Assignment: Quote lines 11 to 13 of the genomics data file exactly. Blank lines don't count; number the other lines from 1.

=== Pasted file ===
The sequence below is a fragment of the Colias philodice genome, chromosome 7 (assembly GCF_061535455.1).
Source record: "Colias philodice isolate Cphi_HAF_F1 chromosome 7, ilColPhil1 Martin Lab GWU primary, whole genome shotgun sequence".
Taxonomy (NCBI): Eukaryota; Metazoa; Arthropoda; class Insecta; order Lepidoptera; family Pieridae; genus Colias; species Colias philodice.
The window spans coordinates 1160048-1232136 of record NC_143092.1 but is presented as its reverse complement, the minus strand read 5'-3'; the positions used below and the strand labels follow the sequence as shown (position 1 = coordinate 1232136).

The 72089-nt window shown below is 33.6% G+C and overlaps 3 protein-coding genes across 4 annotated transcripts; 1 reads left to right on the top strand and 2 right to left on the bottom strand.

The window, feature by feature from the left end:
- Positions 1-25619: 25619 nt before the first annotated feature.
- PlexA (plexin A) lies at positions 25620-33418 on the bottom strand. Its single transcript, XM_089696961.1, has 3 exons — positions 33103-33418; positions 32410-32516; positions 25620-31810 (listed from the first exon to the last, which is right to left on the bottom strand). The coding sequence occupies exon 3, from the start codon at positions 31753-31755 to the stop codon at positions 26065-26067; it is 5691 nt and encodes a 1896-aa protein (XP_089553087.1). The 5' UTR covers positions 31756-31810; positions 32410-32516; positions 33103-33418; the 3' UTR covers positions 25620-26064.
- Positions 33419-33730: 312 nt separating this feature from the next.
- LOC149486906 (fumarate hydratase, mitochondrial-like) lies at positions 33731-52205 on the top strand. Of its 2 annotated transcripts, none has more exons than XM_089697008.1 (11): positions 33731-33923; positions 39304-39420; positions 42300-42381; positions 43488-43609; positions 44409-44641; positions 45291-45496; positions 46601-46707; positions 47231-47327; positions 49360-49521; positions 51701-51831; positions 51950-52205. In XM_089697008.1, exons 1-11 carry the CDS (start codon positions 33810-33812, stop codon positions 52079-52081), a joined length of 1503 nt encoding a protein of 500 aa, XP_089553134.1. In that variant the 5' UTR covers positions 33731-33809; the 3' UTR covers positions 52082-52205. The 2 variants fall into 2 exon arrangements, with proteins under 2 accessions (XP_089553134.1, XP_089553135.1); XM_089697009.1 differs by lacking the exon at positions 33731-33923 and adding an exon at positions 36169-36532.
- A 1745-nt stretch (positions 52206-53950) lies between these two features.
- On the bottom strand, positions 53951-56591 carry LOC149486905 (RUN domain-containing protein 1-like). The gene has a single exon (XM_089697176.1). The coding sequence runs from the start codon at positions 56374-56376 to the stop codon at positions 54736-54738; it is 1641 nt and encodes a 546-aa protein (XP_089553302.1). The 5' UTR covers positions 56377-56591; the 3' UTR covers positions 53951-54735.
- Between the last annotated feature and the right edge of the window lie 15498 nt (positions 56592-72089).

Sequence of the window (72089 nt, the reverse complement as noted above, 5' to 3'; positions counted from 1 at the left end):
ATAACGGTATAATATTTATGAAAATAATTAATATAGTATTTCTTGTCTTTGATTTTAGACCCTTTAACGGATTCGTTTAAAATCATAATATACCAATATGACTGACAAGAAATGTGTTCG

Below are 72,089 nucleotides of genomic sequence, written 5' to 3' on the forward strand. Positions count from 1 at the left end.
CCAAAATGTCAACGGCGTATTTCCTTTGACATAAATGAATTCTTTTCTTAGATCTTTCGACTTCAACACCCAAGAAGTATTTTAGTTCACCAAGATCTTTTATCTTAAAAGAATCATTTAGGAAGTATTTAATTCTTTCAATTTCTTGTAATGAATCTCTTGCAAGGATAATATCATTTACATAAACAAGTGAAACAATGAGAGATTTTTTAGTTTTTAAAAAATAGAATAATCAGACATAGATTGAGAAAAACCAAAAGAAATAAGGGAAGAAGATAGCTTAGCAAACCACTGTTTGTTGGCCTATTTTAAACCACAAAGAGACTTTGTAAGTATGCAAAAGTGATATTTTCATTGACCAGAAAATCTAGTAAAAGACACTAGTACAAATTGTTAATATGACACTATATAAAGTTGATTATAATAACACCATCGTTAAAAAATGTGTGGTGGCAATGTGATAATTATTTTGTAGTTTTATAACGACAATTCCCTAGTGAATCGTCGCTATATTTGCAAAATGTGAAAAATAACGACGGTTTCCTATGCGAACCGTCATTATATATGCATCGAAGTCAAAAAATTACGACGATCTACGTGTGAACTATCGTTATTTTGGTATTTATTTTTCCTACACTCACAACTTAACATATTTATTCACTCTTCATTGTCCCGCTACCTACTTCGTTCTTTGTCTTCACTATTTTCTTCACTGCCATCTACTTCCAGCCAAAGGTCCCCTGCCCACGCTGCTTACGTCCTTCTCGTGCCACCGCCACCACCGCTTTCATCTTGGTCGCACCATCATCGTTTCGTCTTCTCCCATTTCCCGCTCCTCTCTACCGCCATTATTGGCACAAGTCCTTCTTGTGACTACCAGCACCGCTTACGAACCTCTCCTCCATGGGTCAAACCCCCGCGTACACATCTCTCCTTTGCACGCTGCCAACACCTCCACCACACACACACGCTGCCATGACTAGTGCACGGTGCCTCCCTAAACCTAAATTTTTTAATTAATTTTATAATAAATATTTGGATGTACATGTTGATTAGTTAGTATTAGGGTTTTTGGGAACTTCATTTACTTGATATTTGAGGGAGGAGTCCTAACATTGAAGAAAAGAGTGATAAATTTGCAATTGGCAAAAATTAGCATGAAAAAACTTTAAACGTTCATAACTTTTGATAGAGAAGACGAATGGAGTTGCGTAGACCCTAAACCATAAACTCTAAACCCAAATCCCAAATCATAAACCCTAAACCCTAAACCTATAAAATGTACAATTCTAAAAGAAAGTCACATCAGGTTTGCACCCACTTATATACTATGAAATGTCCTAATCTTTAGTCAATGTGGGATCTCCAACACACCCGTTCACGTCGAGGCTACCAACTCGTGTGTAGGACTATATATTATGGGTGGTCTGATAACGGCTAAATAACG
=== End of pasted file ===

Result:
- A 1745-nt stretch (positions 52206-53950) lies between these two features.
- On the bottom strand, positions 53951-56591 carry LOC149486905 (RUN domain-containing protein 1-like). The gene has a single exon (XM_089697176.1). The coding sequence runs from the start codon at positions 56374-56376 to the stop codon at positions 54736-54738; it is 1641 nt and encodes a 546-aa protein (XP_089553302.1). The 5' UTR covers positions 56377-56591; the 3' UTR covers positions 53951-54735.
- Between the last annotated feature and the right edge of the window lie 15498 nt (positions 56592-72089).